Turkish fighter jets early Friday bombed positions of Islamic State jihadists inside Syria for the first time, in a dramatic escalation of fighting after the killing of a Turkish soldier in cross-border clashes.
Three Turkish F-16s took off from the southeastern Turkish city of Diyarbakir for an early morning bombing raid against three IS targets, dropping four guided bombs, a statement from the prime minister's office said.
The operation came after the first major cross-border clashes between Turkey and IS jihadists on Thursday left one Turkish soldier and one militant dead, thrusting Turkey into an open conflict with the Islamists.
The bombing raid was the first by the Turkish air force on IS since the Islamists began their advance across Iraq and Syria in 2013, seizing control of swathes of territory right up to the Turkish border.
It also came as Turkey, after months of negotiations, finally gave the green light for the US to use a key air base in its south for its air strikes against IS.
The decision to launch the Turkish air force's operation was taken at a meeting of security officials in Ankara late Thursday chaired by Turkish Prime Minister Ahmet Davutoglu.
"In this context.... an operation was carried out against targets belonging to Daesh inside the Syrian border," the statement said, using an Arabic acronym for the group.
"Three of our F-16s hit... three targets belonging to Daesh," it said, adding that "the government of the Turkish Republic is determined to take the necessary measures to protect national security".
The planes dropped their bombs just before 4:00 am local time (0100 GMT) and all returned safely to their base.
On Thursday, one Turkish soldier was killed and two sergeants wounded in the Kilis region by fire from IS militants on the Syrian side of the border. A jihadist was also reported dead.
Turkish tanks then responded by opening fire on IS targets in Syria.
The fighting erupted after the killing of 32 people in a suicide bombing Monday in a Turkish town on the Syrian border that the government blamed on IS.
This sparked an upsurge in violence in Turkey's Kurdish-dominated southeast, where many accuse the Turkish authorities of collaborating with IS, accusations Ankara denies.
Turkish police on Friday launched raids to arrest suspected members of the IS group and Kurdish militants, in an apparent bid to stamp down on all sources of violence.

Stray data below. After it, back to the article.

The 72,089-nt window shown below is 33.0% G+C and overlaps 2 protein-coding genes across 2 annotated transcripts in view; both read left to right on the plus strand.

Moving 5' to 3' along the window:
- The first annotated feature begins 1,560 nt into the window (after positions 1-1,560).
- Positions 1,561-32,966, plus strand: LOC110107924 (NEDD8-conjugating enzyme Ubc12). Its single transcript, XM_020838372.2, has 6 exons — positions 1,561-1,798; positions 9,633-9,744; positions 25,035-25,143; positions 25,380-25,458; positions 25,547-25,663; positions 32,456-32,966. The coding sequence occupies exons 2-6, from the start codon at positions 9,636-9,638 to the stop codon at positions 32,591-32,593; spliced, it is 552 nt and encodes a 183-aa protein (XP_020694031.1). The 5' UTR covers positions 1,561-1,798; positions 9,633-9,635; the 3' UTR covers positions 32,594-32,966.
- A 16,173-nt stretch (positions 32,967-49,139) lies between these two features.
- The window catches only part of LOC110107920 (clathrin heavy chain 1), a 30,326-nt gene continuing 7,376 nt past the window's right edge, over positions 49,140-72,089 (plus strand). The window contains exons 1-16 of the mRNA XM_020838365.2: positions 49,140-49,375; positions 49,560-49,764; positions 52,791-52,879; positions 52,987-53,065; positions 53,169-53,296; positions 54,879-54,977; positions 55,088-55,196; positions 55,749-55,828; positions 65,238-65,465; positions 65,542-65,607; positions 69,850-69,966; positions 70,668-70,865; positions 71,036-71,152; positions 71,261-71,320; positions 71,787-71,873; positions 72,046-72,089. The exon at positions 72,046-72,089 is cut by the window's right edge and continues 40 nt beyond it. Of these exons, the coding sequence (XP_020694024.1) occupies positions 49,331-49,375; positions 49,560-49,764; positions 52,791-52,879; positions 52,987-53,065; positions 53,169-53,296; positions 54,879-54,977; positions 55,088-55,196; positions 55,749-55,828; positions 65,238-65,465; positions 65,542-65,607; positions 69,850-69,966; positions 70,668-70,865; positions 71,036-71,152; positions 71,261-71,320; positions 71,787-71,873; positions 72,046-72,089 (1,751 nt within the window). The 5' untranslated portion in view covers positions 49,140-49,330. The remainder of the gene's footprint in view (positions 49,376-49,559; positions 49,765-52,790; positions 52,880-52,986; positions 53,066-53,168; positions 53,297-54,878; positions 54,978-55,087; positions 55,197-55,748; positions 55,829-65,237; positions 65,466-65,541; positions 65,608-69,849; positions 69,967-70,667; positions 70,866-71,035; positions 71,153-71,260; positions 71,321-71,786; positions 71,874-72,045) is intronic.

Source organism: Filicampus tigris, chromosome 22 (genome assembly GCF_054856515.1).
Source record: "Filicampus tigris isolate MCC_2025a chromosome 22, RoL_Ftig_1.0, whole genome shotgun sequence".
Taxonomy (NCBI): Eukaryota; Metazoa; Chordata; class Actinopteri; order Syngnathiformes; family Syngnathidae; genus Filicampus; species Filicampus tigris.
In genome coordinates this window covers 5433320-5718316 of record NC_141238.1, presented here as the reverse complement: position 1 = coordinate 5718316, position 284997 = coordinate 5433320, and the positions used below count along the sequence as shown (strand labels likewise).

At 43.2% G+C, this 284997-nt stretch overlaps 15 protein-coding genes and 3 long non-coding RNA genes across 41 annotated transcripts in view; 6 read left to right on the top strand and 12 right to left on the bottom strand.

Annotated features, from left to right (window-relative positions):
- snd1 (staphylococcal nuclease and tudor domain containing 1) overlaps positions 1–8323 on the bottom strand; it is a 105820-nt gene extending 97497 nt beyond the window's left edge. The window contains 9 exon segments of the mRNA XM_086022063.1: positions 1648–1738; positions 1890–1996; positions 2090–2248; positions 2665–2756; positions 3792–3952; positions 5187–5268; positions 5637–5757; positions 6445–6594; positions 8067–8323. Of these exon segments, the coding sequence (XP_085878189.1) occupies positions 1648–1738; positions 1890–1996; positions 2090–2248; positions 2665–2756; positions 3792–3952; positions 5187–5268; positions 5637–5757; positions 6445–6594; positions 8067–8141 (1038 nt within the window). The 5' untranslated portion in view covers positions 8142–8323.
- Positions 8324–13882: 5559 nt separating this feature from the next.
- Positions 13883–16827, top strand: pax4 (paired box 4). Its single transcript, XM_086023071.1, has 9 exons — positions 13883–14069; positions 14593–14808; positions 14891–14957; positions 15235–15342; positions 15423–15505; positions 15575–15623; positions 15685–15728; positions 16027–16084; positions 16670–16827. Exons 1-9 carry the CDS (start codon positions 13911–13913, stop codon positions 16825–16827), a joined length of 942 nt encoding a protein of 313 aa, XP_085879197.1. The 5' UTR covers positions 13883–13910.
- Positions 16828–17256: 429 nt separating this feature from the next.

A total of 251 people were detained, the prime minister's office said in a statement, adding that the raids took place in 13 provinces across Turkey.
Police had raided addresses in several Istanbul districts in search of members of IS, the Kurdistan Workers Party (PKK) and other militant groups.
The Dogan news agency said some 5,000 police were involved in the Istanbul operation.
As well as IS and the PKK, the operation targeted suspected members of the PKK's youth wing the The Patriotic Revolutionary Youth Movement (YDG-H) and the Marxist Revolutionary People's Liberation Party Front (DHKP-C), Anatolia said.
A female member of the DHKP-C was killed in Istanbul in clashes with police during the raids, the agency said.
Two police had been shot dead in southeast Turkey close to the Syrian border on Wednesday, in an attack claimed by the PKK's military wing which said it wanted to avenge the Suruc bombing.
On Thursday, another policeman was killed in the majority Kurdish city of Diyarbakir.
Meanwhile, the YDG-H claimed it had shot dead an alleged former IS fighter in Istanbul late Tuesday and threatened further assassinations.
Turkey has been accused of colluding with IS extremists in the hope they might prove useful in its aim of knocking out Syrian President Bashar al-Assad. Ankara has always vehemently denied the claims.
NATO member Turkey has also fallen far short of playing a full role in the US-led coalition assisting Kurds fighting IS militants, much to the chagrin of its Western allies.
However Ankara has finally given the green light to US forces for use of its Incirlik base for air strikes against IS in Syria and Iraq, American officials said Thursday
The Hurriyet daily said that the accord was finalised in telephone talks Wednesday between President Recep Tayyip Erdogan and his US counterpart Barack Obama.
The New York Times said the agreement, which would allow manned and unmanned US warplanes to use Incirlik for raids against IS, was described by a senior administration official as a "game changer".